Unknown Unknowns

For over a year, I’ve been kicking around a blog idea in my head that I just couldn’t figure out how to write. The premise – America has a math problem. That math problem became painfully clear to me during the early days of the COVID-19 pandemic. I cringed each time I heard a misguided quip about how dangerous the virus was (or wasn’t) depending on the commenter’s news source. I clutched my pearls whenever I saw a tweet criticizing the failure of models to accurately predict daily new cases, hospitalizations, or deaths.

There’s something profound about our inability to think in terms of percentages or to analyze large sets of data. Our flaws as long-term investors are directly related to this weakness.

I never figured out how to write that post.

I’ve listened to a few podcasts recently that have altered my premise on this subject. Now I am diagnosing the problem more broadly.

America has a science problem.

We don’t understand the basic concepts of scientific methodology, the importance of admitting the limitations of models and experiments, or how to interpret results. When these shortcomings are combined with our predisposed natural tendencies to seek patterns and cling to certainty over skepticism, the public health failures we witnessed last spring are less shocking. But this is not a post about public health during 100 year pandemics.  I’m more interested in how it harms our ability to become successful investors.

Former Defense Secretary, Donald Rumsfeld, who died last week, is best remembered for a press briefing in 2002, in which he coined the phrase “unknown unknowns” – the things that we don’t know, we don’t know.

“There are known knowns. There are things we know we know. We also know there are known unknowns. That is to say, we know there are some things we do not know. But there are also unknown unknowns, the ones we don’t know we don’t know.”

He caught a lot of flack for that tongue twister, but he described the most important, yet most frustrating, concept in science. We have blindspots. They are the things that we do not know that we do not know.

Blindspots are dangerous for investors. They are risks that can come from left field and throw a wrench into an entire investment strategy. Mohamed El-Erian spent a lot of money at PIMCO researching how to overcome blindspots. The best solution he found was to add gender diversity to portfolio management teams. In extremely overgeneralized terms, men and women think differently. We can use that to our advantage.

A few months ago, I stopped my daily Twitter habit. After 10 years, I decided it was time for a change. In my time reclaimed each day, I began an earnest study of the game of chess. I honestly have no idea why chess hasn’t been a hobby my entire life. It is the ultimate ‘in your head’ experience that appeals to my introverted nature. I feel like I am making up for lost time.

At first, I thought I was catching on to chess quickly. But chess turned out to be the fastest peak of the Dunning Kruger curve I’ve ever experienced. For those unfamiliar, the Dunning Kruger effect is the tendency of the unskilled to overestimate their own ability, without ever knowing that they lack skill. Ignorance is bliss I suppose.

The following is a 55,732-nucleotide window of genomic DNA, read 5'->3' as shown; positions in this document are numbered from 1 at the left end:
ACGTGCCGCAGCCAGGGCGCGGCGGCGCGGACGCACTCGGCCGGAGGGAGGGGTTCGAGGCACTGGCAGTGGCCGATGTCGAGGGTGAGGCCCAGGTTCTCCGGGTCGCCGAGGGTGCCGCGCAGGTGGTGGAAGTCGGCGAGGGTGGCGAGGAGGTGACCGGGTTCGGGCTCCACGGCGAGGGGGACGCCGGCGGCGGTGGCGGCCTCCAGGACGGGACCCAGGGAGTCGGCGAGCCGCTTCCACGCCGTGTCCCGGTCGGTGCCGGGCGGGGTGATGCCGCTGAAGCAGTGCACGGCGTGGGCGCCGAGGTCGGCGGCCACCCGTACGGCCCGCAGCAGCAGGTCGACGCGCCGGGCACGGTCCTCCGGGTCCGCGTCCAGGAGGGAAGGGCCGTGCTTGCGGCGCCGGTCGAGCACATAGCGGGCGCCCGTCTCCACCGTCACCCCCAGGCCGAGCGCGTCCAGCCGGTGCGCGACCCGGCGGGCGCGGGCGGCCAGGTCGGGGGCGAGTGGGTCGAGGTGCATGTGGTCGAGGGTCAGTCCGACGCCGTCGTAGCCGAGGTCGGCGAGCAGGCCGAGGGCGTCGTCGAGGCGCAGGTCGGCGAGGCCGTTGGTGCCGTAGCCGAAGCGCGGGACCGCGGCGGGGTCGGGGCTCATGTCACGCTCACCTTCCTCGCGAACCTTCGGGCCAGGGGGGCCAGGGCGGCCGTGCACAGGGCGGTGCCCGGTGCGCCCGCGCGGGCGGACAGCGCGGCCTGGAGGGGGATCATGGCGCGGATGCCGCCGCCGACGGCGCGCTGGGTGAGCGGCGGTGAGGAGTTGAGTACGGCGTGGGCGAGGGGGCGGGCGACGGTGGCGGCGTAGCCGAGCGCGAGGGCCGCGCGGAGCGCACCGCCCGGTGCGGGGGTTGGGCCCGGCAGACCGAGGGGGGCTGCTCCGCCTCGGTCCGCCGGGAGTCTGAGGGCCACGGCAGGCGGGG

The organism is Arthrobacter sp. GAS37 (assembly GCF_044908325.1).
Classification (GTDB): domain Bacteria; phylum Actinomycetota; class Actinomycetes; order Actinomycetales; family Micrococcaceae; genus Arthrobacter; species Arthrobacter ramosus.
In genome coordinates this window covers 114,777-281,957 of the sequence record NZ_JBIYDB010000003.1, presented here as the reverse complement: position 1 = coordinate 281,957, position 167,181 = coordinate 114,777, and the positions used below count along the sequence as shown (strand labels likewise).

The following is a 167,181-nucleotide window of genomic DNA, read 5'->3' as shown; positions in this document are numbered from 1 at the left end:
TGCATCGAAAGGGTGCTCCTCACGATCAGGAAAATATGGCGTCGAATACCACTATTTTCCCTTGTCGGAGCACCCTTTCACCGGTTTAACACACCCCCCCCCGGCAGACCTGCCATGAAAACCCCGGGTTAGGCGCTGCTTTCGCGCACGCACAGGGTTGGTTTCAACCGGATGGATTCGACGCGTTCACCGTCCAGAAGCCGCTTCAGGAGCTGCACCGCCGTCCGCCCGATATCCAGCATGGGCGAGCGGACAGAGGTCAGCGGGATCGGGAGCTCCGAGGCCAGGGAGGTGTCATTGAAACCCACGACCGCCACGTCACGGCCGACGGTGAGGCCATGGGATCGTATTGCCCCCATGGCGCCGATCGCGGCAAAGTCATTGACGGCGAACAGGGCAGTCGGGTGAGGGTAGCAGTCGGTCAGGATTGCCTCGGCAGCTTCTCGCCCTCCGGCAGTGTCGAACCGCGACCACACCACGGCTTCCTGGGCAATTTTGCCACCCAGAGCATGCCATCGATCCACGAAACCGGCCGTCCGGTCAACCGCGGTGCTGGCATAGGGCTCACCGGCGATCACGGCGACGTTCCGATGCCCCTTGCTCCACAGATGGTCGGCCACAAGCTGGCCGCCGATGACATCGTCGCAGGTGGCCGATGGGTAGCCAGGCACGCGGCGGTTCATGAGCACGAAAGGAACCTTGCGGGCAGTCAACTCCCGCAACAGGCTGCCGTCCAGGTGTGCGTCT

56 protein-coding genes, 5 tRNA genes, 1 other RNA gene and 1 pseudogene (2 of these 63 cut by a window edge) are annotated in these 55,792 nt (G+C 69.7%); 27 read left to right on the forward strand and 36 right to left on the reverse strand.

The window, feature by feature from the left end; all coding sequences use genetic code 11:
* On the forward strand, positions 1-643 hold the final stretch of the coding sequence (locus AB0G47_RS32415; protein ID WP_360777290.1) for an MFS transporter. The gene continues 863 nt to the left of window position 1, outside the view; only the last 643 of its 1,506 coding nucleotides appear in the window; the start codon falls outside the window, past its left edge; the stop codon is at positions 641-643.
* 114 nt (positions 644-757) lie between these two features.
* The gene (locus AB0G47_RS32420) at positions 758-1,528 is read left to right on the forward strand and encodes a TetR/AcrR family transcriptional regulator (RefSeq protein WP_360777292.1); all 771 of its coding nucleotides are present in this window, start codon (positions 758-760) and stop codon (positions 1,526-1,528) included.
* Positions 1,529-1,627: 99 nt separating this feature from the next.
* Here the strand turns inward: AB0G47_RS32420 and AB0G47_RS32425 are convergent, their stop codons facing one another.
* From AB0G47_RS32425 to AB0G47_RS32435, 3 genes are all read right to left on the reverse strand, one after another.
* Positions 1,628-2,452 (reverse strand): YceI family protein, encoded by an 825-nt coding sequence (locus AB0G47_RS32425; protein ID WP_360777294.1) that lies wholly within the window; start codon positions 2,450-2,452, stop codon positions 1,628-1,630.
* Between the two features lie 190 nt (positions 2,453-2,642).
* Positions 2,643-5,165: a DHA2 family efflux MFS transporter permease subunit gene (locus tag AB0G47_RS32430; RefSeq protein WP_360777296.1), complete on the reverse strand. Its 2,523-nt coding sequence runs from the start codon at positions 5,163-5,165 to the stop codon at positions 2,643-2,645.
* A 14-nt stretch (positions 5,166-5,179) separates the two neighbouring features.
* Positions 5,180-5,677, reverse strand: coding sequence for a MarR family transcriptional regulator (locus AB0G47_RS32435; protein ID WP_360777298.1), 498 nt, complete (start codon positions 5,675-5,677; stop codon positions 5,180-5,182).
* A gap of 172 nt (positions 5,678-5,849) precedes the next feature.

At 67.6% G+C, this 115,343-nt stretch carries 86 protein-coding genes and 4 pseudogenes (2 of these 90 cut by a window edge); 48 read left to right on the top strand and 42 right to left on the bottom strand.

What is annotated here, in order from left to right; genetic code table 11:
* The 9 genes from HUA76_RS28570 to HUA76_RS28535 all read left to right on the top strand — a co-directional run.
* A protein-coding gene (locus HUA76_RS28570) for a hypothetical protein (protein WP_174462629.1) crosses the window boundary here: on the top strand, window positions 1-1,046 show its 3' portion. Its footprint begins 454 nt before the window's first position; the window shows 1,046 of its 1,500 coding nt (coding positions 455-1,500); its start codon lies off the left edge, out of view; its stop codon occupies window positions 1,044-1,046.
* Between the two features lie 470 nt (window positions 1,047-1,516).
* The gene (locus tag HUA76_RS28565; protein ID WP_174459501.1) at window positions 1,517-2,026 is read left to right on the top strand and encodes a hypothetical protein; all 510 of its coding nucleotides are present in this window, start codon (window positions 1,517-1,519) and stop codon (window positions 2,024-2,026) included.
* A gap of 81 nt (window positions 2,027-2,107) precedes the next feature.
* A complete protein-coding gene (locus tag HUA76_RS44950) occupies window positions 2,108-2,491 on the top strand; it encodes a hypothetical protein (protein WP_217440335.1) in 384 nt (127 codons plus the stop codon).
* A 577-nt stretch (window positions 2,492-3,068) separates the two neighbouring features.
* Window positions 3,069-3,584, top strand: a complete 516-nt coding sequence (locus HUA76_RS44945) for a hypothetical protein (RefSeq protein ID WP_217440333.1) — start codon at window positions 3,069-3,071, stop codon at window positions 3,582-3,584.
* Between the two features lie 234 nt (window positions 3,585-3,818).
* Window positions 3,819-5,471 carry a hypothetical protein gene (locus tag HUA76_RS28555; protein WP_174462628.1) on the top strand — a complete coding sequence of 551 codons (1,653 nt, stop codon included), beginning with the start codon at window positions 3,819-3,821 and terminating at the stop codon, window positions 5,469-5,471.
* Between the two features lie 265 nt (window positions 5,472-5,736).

On the other side of the Dunning Kruger curve, the more skill one acquires, the more self-aware one becomes about how much more one does not know about a topic. I am firmly in the realization that I know absolutely nothing about chess, and I am thirsty to study it.

How does this all tie back to America’s science problem, and our predisposition to be bad long-term investors?

We love certainty. This is why the humble honesty of public health experts like Anthony Fauci drove us crazy last year. Why couldn’t he make up his mind?! Better to follow the leader who lies to us with confidence, right?

The need for certainty leads us to fall under the spells of charlatans calling for the next stock market crash on TV. If he’s on television, he must be an expert, so I should be worried, right? Likewise, uncertainty causes anxiety. We don’t want to be told the truth. The future is unknown. But that truth shall set us free.

I would argue that humility is the best trait an investor could have. True humility helps us avoid what I call ‘unforced errors’ like having too much conviction about any market prediction.

In the end, diversification is the only solution. No one loves to hear that. It means participating less in what’s working today for a chance to survive this next downturn. It means owning bonds even though the 10-year Treasury yields less than 1.50%. It means giving up the highest potential returns to narrow the expected outcomes 40 years from now. It’s so boring, you’re probably about to stop reading this post; the two of you who made it this far.

Imagine what the world was like 100 years ago. How many unknown unknowns have been discovered since then? We’ve gone to the moon, mapped the human genome, and connected the world with technology. How many unknown unknowns will be discovered in our lifetime, in our children’s lifetimes? I am humbled to ponder that thought, humbled and amazed with wonder.







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